University of Tampere (FINLAND)
About this paper:
Appears in: ICERI2009 Proceedings
Publication year: 2009
Pages: 2550-2563
ISBN: 978-84-613-2953-3
ISSN: 2340-1095
Conference name: 2nd International Conference of Education, Research and Innovation
Dates: 16-18 November, 2009
Location: Madrid, Spain
Worldwide, study of hiring foreign faculty members has become a central research topic in the field of higher education. Many developed and developing countries for instance, Japan, Korea, Finland and Pakistan have adopted new policies and programs related to hiring both foreign and expatriates as faculty members, researchers and academic staff. This paper aims to address such reforms, with reference to Pakistan, and to describe the re-orientation and transformation of higher education within the country that is currently reshaping the structure of higher education system. The main objective of this paper is to disseminate the empirical results on the study of Foreign Faculty Hiring Program (FFHP) of Higher Education Commission (HEC) in Pakistan, which reflects earlier case study research of European Master Program in Higher Education (HEEM) conducted in 2008 at the University of Tampere, Finland. The three-fold objectives that unfold the main findings of this study are: (1) the prime interest of foreign faculty members in joining FFHP; (2) their expectations, experiences and problems while working in the domestic environment; (3) their role in reversing the ‘brain-drain’ and suggestions for the improvement of higher education in general and FFHP in particular.

In-depth information about the case study was acquired utilizing multiple modes of data collection and analysis - through mixed methods approach - based on ‘Web-self administered questionnaire’, ‘documentation review’, and ‘content analysis’. The Web-SAQ, consisting of 30 questions and six themes, was sent to foreign faculty members who joined the FFHP during 2004 to 2008. Out of 145 recipients, 43 respondents filled the web-based questionnaire making an average of 30% response rate (88% male N=38 and 12% female N=5). The mean age of the participants, representing 12 countries and 5 continents, was 53.20 years. This research yielded a range of facts and opinions from different vantage points. Furthermore, the analysis of empirical data revealed various issues of concern that helped to understand the experiences, challenges, problems and perceptions of the foreign faculty members working in 21 public universities/degree awarding institutions of Pakistan.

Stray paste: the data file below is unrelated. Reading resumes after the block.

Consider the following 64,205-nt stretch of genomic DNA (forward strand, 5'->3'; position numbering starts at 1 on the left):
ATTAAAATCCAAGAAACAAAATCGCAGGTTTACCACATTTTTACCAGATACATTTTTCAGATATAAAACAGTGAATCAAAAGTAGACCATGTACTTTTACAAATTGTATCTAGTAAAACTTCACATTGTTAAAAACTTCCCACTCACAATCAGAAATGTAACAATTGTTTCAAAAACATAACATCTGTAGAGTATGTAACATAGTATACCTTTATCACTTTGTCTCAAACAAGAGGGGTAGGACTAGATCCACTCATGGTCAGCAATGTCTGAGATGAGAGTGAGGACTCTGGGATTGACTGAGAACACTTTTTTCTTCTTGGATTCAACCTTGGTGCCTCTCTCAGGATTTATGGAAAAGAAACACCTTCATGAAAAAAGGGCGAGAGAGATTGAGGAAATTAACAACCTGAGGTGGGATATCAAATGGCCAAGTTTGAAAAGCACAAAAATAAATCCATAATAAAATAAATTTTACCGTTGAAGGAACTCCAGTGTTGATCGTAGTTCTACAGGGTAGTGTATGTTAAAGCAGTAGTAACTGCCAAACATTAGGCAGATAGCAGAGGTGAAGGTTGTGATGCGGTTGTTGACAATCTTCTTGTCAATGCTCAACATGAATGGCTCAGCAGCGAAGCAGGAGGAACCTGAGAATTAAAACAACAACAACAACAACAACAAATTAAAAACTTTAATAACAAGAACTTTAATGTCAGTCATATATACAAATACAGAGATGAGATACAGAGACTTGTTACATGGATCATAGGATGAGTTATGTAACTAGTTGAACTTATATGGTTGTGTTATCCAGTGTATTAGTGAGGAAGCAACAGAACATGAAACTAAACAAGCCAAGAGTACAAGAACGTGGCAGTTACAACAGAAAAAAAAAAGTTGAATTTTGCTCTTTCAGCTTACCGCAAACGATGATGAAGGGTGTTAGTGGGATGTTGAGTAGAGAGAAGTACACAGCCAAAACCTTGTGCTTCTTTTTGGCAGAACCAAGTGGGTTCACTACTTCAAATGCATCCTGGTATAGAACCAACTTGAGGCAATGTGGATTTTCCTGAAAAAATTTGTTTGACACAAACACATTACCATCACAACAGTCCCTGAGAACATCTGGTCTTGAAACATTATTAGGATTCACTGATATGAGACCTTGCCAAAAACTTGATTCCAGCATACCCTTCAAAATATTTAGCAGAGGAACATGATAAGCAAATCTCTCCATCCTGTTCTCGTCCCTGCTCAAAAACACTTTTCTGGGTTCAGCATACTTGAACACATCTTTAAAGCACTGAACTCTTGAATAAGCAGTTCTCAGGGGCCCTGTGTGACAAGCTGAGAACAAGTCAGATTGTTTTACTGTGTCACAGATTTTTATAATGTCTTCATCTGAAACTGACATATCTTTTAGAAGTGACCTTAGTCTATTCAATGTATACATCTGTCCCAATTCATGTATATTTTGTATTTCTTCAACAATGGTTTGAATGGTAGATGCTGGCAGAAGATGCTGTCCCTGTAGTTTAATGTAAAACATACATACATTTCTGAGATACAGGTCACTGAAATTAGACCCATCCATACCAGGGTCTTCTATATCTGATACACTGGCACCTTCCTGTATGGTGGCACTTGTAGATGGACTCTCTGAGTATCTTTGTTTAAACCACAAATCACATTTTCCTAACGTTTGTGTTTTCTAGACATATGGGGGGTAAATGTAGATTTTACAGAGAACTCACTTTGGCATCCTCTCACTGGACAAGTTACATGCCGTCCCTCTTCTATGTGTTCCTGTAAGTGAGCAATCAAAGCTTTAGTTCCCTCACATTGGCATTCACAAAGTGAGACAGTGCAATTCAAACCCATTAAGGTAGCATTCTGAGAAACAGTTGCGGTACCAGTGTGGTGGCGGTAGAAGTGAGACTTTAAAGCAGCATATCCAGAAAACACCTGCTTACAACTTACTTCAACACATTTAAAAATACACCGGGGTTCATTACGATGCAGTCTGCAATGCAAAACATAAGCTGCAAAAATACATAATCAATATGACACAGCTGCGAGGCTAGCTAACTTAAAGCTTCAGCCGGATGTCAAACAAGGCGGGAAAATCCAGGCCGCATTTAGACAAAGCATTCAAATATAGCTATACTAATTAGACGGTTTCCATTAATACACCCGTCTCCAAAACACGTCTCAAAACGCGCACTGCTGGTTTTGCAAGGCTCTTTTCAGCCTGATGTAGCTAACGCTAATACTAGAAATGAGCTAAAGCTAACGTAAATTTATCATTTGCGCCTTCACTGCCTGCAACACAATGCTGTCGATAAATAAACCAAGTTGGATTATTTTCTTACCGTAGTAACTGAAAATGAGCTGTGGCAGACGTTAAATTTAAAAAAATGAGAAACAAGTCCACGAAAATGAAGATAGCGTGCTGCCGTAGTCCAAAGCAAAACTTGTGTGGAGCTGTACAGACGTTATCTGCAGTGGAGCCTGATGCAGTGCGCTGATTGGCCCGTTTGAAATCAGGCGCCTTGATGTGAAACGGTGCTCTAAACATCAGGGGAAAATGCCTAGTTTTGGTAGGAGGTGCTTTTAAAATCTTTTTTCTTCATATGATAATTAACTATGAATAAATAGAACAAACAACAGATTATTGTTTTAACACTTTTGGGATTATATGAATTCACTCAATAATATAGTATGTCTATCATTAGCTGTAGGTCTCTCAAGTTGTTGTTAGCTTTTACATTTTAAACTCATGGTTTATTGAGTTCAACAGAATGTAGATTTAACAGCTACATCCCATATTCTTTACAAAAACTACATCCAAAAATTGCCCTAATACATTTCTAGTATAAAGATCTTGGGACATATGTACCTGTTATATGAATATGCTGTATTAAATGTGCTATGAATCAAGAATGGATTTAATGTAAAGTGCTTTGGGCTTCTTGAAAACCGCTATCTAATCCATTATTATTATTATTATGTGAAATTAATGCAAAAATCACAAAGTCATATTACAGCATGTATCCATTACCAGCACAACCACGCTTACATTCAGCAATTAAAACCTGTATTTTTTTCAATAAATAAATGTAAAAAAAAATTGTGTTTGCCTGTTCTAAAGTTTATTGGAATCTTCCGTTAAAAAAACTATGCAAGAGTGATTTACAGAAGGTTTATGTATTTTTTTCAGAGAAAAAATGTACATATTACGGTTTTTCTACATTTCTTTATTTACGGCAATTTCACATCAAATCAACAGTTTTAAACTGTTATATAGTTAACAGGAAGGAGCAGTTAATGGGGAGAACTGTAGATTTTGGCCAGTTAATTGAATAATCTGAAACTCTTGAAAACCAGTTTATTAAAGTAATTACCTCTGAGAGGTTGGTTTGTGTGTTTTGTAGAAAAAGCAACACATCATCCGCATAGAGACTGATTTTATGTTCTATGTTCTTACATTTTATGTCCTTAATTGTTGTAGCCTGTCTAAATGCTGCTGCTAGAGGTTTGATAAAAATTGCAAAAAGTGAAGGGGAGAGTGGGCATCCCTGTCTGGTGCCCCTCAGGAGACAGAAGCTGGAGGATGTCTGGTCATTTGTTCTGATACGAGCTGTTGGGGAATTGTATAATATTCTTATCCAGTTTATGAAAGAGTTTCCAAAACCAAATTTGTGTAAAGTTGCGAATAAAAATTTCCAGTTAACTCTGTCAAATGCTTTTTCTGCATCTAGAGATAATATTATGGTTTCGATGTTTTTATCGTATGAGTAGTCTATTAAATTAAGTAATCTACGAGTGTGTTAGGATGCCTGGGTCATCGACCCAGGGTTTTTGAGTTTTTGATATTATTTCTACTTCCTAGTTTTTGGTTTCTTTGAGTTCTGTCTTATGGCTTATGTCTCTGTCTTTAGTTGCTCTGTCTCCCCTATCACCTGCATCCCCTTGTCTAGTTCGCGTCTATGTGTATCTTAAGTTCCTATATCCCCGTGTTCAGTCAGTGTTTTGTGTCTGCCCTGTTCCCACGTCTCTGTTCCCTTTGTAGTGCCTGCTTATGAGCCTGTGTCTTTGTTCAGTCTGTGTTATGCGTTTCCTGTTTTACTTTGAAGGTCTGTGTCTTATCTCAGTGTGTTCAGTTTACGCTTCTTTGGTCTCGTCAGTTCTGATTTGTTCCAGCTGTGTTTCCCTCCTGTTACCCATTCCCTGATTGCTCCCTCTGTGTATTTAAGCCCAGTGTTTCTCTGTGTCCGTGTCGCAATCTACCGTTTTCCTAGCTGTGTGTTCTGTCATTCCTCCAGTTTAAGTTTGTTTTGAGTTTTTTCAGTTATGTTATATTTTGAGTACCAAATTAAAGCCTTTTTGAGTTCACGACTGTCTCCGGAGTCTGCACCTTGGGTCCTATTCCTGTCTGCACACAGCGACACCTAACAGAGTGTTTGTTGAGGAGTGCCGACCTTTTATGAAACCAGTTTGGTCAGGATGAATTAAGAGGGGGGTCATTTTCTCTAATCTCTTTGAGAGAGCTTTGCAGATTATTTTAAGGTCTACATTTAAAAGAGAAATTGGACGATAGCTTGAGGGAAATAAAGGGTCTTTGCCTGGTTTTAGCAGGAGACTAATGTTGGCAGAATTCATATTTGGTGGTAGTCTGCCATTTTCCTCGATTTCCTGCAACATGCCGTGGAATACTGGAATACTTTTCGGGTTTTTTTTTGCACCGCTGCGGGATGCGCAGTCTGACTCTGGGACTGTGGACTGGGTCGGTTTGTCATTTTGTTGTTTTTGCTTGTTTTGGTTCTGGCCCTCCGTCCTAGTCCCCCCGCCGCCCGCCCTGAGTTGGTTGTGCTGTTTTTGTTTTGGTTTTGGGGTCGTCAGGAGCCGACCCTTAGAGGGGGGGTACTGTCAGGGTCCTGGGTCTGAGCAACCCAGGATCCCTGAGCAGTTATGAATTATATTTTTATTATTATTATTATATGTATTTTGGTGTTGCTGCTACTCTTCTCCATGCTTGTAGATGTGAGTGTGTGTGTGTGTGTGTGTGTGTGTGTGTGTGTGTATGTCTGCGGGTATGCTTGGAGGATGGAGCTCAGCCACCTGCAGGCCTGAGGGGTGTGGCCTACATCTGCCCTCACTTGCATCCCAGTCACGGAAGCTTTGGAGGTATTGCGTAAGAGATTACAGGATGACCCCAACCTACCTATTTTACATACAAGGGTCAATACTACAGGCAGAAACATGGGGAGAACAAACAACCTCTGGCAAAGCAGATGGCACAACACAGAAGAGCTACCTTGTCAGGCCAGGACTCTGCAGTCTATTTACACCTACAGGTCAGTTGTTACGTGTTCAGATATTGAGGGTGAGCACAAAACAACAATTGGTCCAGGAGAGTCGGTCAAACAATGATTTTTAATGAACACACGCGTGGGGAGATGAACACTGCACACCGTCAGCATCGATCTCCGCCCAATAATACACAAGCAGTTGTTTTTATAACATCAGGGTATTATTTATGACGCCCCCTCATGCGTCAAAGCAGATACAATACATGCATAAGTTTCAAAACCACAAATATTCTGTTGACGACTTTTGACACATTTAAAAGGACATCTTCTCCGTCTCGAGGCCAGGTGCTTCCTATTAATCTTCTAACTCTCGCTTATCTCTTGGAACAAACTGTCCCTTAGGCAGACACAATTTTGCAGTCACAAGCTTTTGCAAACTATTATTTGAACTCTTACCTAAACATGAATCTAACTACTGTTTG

Data from this research confirms that, in addition to other motivational factors, ‘exercising research’ in Pakistan was the main reason for the majority of the foreign faculty members making their decision in joining the FFHP. However, with respect to their perception regarding working in the domestic environment, foreign faculty members see themselves as ‘outsiders’ and were unhappy/unsatisfied with their interaction related to the local faculty, university administration and the HEC management. Nevertheless, the overall satisfaction level of foreign faculty members towards FFHP was high and almost all respondents positively stated that FFHP can play an ‘important’ role in reversing the ‘brain-drain’. In a nutshell, this study has explored the strengths and weaknesses of FFHP from the participants’ perspective. Based on the findings, the researcher has made some recommendations and well grounded suggestions for further study, which may be of interest to foreign/expatriate professors, national/international scholars, researchers and educationists; higher education students; policy makers and institutional stakeholders.

higher education, reforms, foreign faculty hiring, faculty development, brain-gain.